after all, we knew who Imre Nagy is and nothing else matters. A radio
reporter in M|nnich has no vote on that issue. Jancsi agreed on that, and
switched to the good news:  There is no fighting anywhere, people are
cleaning up, preparing to return to work. Israel is still bombing the Suez
Canal, but the Russians have formally agreed to pull out their troops from
Hungary. They have also initiated a major airlift, to remove all the Russian
families from Hungary. They are using some 200 aircrafts in that effort. To
streamline the airlift operation, they have occupied all three airports of
Budapest. Pista thinks that the streamlining excuse is boloney and their real
goal is to neutralize the Hungarian Air Force.
     (It is interesting to note, that after the Revolution, the Soviets
claimed that Western arms and agents entered through the airports of
Budapest. The fact is, that only Red Cross aircraft landed in Budapest. 5
Yugoslav and 1 Swiss airplanes made several trips and 2 Polish, 2 Czech, 1
Romanian and 1 Belgian plane made only one trip each.)
      On the overall, our mood was pretty optimistic. Gyurka told me, that
Igor Smk has started to monitor the radio transmissions of the Russian
military and twice a day transmitted our own messages to them. Pista decided
that I should spend this day in the MEFESZ office with Kati Sz ke, because
everybody else had meetings to attend in the Parliament, Army Headquarters
and elsewhere. So I tried to keep some resemblance of order, made snap
decisions on car assignments, living accomodations, food distribution, sent
out a patrol to protect two AVH officers from getting lynched. In short, I
did anything and everything that needed doing.
       In the evening, when they got back from their meetings, they were
surprised to see the smooth operation of the MEFESZ office. Their meetings
went well, so we were all happy and relaxed. Pista gave me my new assignments
for the next day and after that, for the first time in a week, I was in bed
before midnight.
      In the morning of Wednesday, the 31st of October, the announcer on
Radio Kossuth made an emotional admission:         We have lied at night, we
have lied during the day, we have lied on every wavelength!  - he said this
in a trembling, honest voice, promising that they will never do that in the
future. Listening to these words, we all felt awed. We knew, that because of
this pledge, a better future will emerge in the Danubian Basin. Kati Sz ke
was so moved, that she had to run out of the office. The rest of us, we just
stood there and could not talk for a minute.
       From the radio, we also learned that the imprisoned and tortured
Cardinal, Jszsef Mindszenty has been freed by the freedom fighters and in
spite of what he had endured (he was beaten, drugged, humiliated by being
thrown naked into women's cells..), he started his first statement with:  I
hate nobody, there is no anger in my heart.
       To balance the uplifting news items, we also learned, that instead of
stopping the Israeli attack, the French and Brittish airforce has joined them
in the Suez Canal. So this is how this murky Wednesday, the last day of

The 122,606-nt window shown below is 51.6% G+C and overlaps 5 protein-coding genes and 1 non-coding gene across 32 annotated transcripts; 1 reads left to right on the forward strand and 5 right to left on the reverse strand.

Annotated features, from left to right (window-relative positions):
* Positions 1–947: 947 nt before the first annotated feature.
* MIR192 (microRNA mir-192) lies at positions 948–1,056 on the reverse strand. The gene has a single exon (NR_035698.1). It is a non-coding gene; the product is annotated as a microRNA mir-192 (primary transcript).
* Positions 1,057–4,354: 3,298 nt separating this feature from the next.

October, started.
       My first assignment was to participate in the meeting of the
Revolutionary Workers' Council of Greater Budapest. The meeting was held at
the Belojanis Factory. Gyurka is driving, while I am examining the streets of
       The Russian tanks are gone, the fighting is over, the mood on the
streets is happy, optimistic. People are repairing the broken windows,
cleaning up the rubble. Some stand in groups, listening to radios, which
their owners have placed into the windows.
      At the factory gates, the guards seem very impressed by my letter of
credence, which states that I am a representative of the Technical
University. In human history, there probably never was a time or place, where
university students were more respected, than in 1956, in Hungary.
      They take us to the head table of this gigantic meeting hall. As the
leaders introduce themselves, I hear the names of Fazekas, Bali and Racz,
while I still introduce myself as Vcsi. They ask me to say a few words, so I
do:  I bring you the respectful greetings of all our students. The Russian
troops are leaving, the AVH is disbanded, Hungary is on the road to become a
free and neutral democracy. We ask you to correct what needs to be corrected
at your factories, we ask you to express your broader concerns to our new
government, but most importantly, we ask you to resume production, restart
the factories of Hungary, of your Hungary.
      The meeting is solemn, orderly. They overwhelmingly support the motion
that Hungary should repudiate the Warsaw Treaty and should declare her
neutrality and should never again join any military alliance. They decide
that all factories should be entrusted to and directed by their elected
Revolutionary Workers' Councils. They authorize the Councils to dismiss and
replace the Communist managers, to remove all Russian or Communist
photographs or insignias and most importantly: to resume production.
      As to the ownership of industry, there is surprising agreement: they
are against state ownership, but they don't want to return the factories to
their previous owners either. They favor employee ownership of industry,
which they consider to be the ideal economic structure for the post-Communist
and post-Capitalist world.
      After the meeting, we were supposed to go directly to the Kilian
Barracks, but I ask Gyurka to make a detour and stop at the Piterfy Street
Hospital. They called yesterday, that their supply of type AB blood is very
low. In the meanwhile, I learned from the Hungarian Red Cross, that type AB
blood is available only in Wienna, and they have no means of delivering it.
So I wanted to see, how urgent their situation is?
      In the hospital parking lot, we witness a surrealist scene, one which